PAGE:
For many of the 2 million Americans who own horses, animals are a part of the family. And just like human family members should see their doctors regularly for preventative check-ups, horses need preventive care, too. Regularly scheduled veterinary laboratory testing is vital to horses’ health and safety. In addition to official check-ups, there are also veterinary diagnostics tests that can be performed outside the vet’s office to make sure your animals stay healthy in between visits.
Just like cats and dogs are prone to certain diseases, horses are at special risk of certain infections and diseases. Here are four common health risks horse owners need to watch out for:
There are many different types of colic that present themselves in different ways. No matter the cause or type, however, colic can quickly turn fatal, so immediate action must be taken. Intestinal blockages, excessive intestinal gas, or intestinal twisting can cause horses to exhibit signs of pain, constipation, salivation, distress, or other odd physical behaviors. To prevent colic, food safety is paramount. Make sure your horse is fed a proper diet and always has clean water free of dirt and sand. You should also introduce any dietary changes gradually and ensure that your veterinary laboratory services include regular deworming.
Horses spend their days (and nights) on their hooves, and untreated problems can have serious consequences. You need to check hooves regularly for cracks, odor, abscesses, shifted shoes, and other abnormalities. More serious conditions like laminitis (inflammation of a hoof’s internal structure) can be very painful and can eventually lead to lifelong lameness. If you suspect your horse has hoof pain or hoof-related problems, contact a professional (either your farrier or your vet) to see if your horse needs any veterinary laboratory procedures or orthotic devices for treatment.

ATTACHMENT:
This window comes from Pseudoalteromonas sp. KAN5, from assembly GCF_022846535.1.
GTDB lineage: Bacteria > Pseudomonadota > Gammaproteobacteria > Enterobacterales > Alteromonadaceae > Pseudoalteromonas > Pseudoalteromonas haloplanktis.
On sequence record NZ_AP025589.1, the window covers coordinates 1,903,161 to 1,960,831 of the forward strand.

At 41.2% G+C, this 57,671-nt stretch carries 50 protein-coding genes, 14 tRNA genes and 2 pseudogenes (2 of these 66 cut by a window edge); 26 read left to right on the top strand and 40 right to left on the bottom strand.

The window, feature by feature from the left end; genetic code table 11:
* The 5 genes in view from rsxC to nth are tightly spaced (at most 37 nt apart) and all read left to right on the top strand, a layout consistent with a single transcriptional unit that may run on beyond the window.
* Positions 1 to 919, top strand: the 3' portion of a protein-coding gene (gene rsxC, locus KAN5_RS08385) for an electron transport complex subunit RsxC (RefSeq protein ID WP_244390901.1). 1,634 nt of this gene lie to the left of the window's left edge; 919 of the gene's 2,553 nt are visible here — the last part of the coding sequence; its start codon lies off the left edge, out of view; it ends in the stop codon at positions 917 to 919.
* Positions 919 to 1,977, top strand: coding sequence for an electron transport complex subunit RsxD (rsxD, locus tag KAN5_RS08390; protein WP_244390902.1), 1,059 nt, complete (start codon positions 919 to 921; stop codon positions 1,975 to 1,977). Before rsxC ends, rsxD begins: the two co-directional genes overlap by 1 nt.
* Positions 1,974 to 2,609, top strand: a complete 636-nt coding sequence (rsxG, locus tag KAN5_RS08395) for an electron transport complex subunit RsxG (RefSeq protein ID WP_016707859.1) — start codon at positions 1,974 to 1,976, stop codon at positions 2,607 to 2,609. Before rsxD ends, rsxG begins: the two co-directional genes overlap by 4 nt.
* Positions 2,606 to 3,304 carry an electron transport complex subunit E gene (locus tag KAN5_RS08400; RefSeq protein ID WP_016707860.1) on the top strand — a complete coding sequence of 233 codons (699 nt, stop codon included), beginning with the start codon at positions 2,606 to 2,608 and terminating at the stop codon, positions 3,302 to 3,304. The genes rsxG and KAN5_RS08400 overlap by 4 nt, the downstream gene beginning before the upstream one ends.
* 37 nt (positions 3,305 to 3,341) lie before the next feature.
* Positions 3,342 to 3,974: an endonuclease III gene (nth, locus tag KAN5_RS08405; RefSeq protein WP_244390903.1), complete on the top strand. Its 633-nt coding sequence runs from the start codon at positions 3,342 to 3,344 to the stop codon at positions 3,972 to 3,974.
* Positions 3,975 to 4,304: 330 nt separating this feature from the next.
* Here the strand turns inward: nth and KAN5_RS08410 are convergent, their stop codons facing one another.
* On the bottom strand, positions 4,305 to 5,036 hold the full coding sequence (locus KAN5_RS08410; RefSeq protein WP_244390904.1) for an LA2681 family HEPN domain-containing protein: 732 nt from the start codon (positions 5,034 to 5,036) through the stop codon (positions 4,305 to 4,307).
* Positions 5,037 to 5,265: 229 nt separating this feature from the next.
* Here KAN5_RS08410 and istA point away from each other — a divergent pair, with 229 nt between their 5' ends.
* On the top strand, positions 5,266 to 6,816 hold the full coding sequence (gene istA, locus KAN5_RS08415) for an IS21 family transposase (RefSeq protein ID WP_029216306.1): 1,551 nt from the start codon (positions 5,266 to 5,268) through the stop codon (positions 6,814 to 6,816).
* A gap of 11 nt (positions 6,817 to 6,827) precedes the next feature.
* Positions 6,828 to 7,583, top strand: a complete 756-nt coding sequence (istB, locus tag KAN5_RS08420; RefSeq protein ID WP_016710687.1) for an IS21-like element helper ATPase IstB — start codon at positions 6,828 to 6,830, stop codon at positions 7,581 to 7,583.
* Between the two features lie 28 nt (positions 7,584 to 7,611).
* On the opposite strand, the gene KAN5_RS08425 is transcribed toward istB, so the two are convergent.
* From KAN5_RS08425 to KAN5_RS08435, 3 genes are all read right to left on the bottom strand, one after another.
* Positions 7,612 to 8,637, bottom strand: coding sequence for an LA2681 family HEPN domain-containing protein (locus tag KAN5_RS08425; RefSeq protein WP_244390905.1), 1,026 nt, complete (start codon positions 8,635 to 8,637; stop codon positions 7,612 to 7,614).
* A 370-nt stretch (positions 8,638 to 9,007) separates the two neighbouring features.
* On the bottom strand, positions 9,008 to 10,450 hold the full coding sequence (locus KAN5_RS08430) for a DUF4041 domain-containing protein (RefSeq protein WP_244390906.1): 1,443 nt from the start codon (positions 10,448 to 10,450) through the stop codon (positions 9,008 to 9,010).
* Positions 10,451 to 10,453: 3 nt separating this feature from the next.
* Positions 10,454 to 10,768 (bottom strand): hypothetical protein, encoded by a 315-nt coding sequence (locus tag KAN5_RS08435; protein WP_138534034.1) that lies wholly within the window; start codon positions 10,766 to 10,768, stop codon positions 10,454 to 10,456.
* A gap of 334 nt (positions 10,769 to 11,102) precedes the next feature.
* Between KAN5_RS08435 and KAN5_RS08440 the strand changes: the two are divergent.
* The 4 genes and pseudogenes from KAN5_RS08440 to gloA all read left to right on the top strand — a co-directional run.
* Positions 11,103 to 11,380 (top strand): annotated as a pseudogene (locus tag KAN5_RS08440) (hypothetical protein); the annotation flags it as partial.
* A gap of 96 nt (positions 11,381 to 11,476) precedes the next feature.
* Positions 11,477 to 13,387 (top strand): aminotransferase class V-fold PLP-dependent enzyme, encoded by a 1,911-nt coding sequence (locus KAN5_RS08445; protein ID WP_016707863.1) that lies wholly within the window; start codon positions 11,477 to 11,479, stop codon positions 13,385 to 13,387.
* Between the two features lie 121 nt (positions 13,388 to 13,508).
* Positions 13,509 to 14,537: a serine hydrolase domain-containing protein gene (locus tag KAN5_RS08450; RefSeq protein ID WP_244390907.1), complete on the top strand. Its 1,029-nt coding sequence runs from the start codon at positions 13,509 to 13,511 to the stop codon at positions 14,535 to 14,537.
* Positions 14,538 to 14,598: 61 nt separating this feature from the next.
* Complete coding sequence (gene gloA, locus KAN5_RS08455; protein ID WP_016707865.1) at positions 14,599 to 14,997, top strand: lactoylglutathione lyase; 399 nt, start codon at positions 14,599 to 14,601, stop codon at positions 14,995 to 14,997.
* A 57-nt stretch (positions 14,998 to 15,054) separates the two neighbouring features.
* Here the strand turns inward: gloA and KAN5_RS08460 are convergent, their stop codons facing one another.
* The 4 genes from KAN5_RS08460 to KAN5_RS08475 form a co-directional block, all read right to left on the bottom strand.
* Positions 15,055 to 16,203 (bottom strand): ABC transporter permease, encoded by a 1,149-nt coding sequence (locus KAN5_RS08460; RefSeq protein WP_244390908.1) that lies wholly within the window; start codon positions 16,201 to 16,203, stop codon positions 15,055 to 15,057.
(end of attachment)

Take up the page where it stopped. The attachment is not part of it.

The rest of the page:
Equine infectious anemia virus
Although uncommon in the U.S., equine infectious anemia (EIA) virus is very serious. The disease is often referred to as swamp fever or horse malaria and is spread by the horse fly. EIA leads to significant destruction of red blood cells, causing weakness, anemia, and even death. Infected horses exhibit fever, decreased appetite, abdominal swelling, rapid breathing, excessive sweating, and signs of depression and lethargy, among other symptoms. The only way to confirm a diagnosis of equine infectious anemia is by performing an equine infectious anemia virus antibody test. EIA is highly contagious, so if you suspect your horse may have contracted the disease, you should have them tested immediately to ensure the safety of your other horses. Doing so can save the life of one horse or the entire herd. It’s imperative to catch the condition early, but it’s even more important to take steps to prevent it from occurring in the first place. Keep stable areas clean, utilize equine infectious anemia virus antibody tests regularly during routine vet examinations, and take extra precautions with horses who travel regularly or come into contact with horses not in your care.
While tetanus can be fatal, it is also one of the most easily prevented health problems in horses. Yearly vaccinations are key in preventing the disease. If your horse gets a cut or puncture wound, have them tested immediately for tetanus. If the condition is caught early, treatment options are available.
Knowing the signs and symptoms of these four common equine health problems can help you keep your entire herd healthy and happy for years to come.